Tuesday, September 25, 2012
The following review has been posted on the Books page of the History News Network.
For some people, the American success myth is one of the great cultural engines of our national history, a motivating ideal that gets realized by the very faith individuals invest in it. For others, it's a myth in the sense of a lie, a evident falsehood (much in the way a self-made man is quite literally a contradiction in terms). For Babson College professor Julie Levinson and the scholars she cites in this slim but evocative study, "myth" is a academic term connoting a widely believed notion whose validity isn't really possible to gauge empirically, which is why cultural historians like herself look to popular culture as repositories of collective imagination -- and shifts within it.
What's really striking about The American Success Myth on Film is the way Levinson documents a long, varied, and powerful vein of skepticism, even hostility, to the myth, even in works that presumably embrace it. In one sense, this shouldn't be surprising. Levinson's intellectual heritage rests on a poststructuralist tradition in which deconstruction is the point of departure for the analysis of any text. So it is, for example, that she cites scholars like the great Robert Ray, who notes that in It's a Wonderful Life Jimmy Stewart's dreams for escape from his small town roots go unrealized, and the villain goes unpunished, amid the seemingly celebratory scene at the end of the film where his contributions to his community are lionized. Even in those cases where such stories end less ambiguously, like the mediocre but nevertheless revealing 2006 film The Pursuit of Happyness, happy endings tend to result from the creators of such tales concluding them (as with romance tales that end in marriage) before drudgery and routine set in. Levinson illustrates this point with a wide variety of films from the thirties to the present, and does so deftly.
Given this theoretical stipulation of textual multivalence, the surprise here is actually how unexpectedly direct and emphatic the rejection of the success myth is in so many of the films Levinson analyzes. This is particularly apparent when she filters the myth through a gendered lens, shifting her gaze toward female protagonists. The governing metanarrative of recent decades -- I'll call it the Oprah Myth -- is one of progress and equality. But over and over again, she shows women who are conflicted, disappointed, or just plain punished over their aspirations for upward mobility. Susan Faludi made this point two decades ago in Backlash, but Levinson shows it be alive and well in the 21st century -- in some ways more alive than ever.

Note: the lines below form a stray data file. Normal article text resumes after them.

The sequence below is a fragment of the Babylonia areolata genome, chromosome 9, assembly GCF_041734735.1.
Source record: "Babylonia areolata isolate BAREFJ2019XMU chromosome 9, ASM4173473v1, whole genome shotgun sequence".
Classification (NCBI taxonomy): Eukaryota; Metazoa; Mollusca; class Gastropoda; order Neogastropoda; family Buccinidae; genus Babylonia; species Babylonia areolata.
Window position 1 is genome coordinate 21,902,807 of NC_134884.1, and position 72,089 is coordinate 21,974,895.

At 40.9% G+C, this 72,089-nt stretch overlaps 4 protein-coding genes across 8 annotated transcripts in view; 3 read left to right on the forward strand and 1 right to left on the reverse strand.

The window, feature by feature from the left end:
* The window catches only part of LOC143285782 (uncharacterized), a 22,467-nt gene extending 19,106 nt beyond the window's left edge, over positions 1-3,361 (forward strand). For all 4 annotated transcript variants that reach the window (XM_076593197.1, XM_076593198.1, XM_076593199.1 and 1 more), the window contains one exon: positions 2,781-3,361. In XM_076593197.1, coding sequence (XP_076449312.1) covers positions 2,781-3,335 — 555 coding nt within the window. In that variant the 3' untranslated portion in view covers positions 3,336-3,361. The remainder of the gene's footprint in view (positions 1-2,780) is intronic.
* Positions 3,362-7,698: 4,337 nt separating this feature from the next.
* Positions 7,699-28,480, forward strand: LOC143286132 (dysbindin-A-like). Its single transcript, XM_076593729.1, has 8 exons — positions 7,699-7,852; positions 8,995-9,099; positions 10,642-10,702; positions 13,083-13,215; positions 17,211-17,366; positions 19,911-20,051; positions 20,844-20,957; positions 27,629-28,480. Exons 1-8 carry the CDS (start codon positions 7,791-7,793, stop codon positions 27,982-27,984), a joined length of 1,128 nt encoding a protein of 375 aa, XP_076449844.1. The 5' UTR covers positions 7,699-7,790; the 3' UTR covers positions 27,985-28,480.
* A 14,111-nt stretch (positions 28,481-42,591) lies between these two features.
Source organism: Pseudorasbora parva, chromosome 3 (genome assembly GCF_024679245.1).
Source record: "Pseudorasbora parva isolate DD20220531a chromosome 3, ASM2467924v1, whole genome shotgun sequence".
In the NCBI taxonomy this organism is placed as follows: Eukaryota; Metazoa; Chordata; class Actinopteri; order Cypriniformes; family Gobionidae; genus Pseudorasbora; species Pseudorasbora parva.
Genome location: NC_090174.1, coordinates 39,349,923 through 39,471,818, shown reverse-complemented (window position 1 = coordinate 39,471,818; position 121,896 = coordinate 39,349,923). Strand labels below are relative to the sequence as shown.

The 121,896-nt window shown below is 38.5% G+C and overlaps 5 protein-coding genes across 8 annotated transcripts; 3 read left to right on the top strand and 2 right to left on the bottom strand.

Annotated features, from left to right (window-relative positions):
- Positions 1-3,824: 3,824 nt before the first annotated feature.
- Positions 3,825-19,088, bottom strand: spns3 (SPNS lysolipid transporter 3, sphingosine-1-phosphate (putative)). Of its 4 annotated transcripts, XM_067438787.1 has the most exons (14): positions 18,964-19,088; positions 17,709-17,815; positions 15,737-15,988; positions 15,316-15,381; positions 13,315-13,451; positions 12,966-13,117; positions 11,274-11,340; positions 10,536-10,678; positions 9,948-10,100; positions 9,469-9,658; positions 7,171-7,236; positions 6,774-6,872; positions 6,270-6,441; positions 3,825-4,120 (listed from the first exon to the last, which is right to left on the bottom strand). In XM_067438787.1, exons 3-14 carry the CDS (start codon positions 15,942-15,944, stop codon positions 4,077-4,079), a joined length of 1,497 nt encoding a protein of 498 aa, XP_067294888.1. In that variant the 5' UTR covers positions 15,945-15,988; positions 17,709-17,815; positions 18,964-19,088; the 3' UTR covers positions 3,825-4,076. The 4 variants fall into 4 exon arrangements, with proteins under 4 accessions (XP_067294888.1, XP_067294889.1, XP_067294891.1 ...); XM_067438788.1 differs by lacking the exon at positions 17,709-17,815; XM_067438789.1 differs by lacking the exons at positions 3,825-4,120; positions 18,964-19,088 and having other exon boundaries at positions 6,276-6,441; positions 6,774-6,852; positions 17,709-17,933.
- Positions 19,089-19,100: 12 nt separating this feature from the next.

Even more surprising is the final and most original chapter, titled "Hallelujah I'm a Bum: The Glorification of Unemployment." Here Levinson makes a truly compelling case for a long, varied and yet coherent tradition in American cinema that valorizes leisure over labor, stretching from Charlie Chaplin to the slacker films of the 1990s. As she notes, "each generation crafts its own version of the glorification of unemployment, and collectively these movies comprise compelling diachronic evidence of deep-seated unease with work as an indicator of self-worth and as a guarantor of the good life."
Not all Levinson's readings are fully persuasive. Her reading of the 1987 film Broadcast News, for example, describes the filmmakers depicting Holly Hunter's character as "directly responsible for her status as an unhappily single woman," a somewhat reductive take on a woman who makes conscious choices based on her personal and professional values and maturely accepts the price of those choices. Similarly, the fact that Meryl Streep's Miranda Priestly in The Devil Wears Prada (2005) is unhappily married and is not finally a role model for Anne Hathaway's protagonist is not necessarily grounds for concluding she's a failure (one could also plausibly see her as a resilient survivor who has learned to accept her personality as a form of fate). In their tendency to problematize myths and other cultural constructs, scholars sometimes don't give creators or audiences enough credit in their capacity to understand the tensions and incomplete resolutions that gives myths their vitality generation after generation.
But such arguable assessments are part of what make The American Success Myth on Film valuable. Only currently available in an expensive hardcover edition, this is a book that deserves a paperback edition for course adoption as well as a potentially general readership. Levinson's is a voice that deserves to be heard.